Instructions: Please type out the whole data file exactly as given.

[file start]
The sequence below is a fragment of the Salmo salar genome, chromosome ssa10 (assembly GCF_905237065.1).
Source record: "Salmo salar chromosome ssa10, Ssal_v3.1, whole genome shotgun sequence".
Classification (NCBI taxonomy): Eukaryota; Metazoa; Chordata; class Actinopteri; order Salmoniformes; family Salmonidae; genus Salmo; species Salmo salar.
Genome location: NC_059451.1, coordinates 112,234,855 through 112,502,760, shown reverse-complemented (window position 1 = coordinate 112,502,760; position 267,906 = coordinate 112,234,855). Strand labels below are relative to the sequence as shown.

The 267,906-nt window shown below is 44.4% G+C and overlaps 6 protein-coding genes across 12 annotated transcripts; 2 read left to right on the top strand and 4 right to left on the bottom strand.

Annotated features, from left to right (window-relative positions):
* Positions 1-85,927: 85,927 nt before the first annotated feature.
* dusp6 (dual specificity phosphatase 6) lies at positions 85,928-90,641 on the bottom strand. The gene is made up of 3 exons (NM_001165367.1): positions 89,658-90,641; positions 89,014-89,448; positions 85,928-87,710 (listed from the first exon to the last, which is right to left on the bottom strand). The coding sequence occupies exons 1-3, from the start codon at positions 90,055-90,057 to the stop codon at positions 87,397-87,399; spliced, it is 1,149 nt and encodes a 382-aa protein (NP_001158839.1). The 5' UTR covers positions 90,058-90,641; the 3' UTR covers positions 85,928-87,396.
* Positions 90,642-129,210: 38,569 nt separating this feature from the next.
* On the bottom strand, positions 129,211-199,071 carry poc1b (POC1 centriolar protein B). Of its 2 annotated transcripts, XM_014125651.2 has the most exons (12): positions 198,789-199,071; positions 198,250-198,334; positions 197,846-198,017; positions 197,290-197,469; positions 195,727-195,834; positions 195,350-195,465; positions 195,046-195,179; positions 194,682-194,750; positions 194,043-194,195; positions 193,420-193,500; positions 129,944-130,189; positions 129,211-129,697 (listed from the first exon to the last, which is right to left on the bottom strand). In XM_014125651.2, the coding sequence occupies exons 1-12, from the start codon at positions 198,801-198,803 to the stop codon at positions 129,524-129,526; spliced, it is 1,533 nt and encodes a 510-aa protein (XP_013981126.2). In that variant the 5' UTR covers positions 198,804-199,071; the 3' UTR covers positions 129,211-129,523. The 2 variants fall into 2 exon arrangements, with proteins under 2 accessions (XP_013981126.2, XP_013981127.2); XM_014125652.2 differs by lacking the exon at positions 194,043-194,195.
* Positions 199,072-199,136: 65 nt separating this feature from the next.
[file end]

The sequence below is a fragment of the Salmo salar genome, chromosome ssa10 (assembly GCF_905237065.1).
Source record: "Salmo salar chromosome ssa10, Ssal_v3.1, whole genome shotgun sequence".
Classification (NCBI taxonomy): Eukaryota; Metazoa; Chordata; class Actinopteri; order Salmoniformes; family Salmonidae; genus Salmo; species Salmo salar.
Genome location: NC_059451.1, coordinates 112,234,855 through 112,502,760, shown reverse-complemented (window position 1 = coordinate 112,502,760; position 267,906 = coordinate 112,234,855). Strand labels below are relative to the sequence as shown.

The 267,906-nt window shown below is 44.4% G+C and overlaps 6 protein-coding genes across 12 annotated transcripts; 2 read left to right on the top strand and 4 right to left on the bottom strand.

Annotated features, from left to right (window-relative positions):
* Positions 1-85,927: 85,927 nt before the first annotated feature.
* dusp6 (dual specificity phosphatase 6) lies at positions 85,928-90,641 on the bottom strand. The gene is made up of 3 exons (NM_001165367.1): positions 89,658-90,641; positions 89,014-89,448; positions 85,928-87,710 (listed from the first exon to the last, which is right to left on the bottom strand). The coding sequence occupies exons 1-3, from the start codon at positions 90,055-90,057 to the stop codon at positions 87,397-87,399; spliced, it is 1,149 nt and encodes a 382-aa protein (NP_001158839.1). The 5' UTR covers positions 90,058-90,641; the 3' UTR covers positions 85,928-87,396.
* Positions 90,642-129,210: 38,569 nt separating this feature from the next.
* On the bottom strand, positions 129,211-199,071 carry poc1b (POC1 centriolar protein B). Of its 2 annotated transcripts, XM_014125651.2 has the most exons (12): positions 198,789-199,071; positions 198,250-198,334; positions 197,846-198,017; positions 197,290-197,469; positions 195,727-195,834; positions 195,350-195,465; positions 195,046-195,179; positions 194,682-194,750; positions 194,043-194,195; positions 193,420-193,500; positions 129,944-130,189; positions 129,211-129,697 (listed from the first exon to the last, which is right to left on the bottom strand). In XM_014125651.2, the coding sequence occupies exons 1-12, from the start codon at positions 198,801-198,803 to the stop codon at positions 129,524-129,526; spliced, it is 1,533 nt and encodes a 510-aa protein (XP_013981126.2). In that variant the 5' UTR covers positions 198,804-199,071; the 3' UTR covers positions 129,211-129,523. The 2 variants fall into 2 exon arrangements, with proteins under 2 accessions (XP_013981126.2, XP_013981127.2); XM_014125652.2 differs by lacking the exon at positions 194,043-194,195.
* Positions 199,072-199,136: 65 nt separating this feature from the next.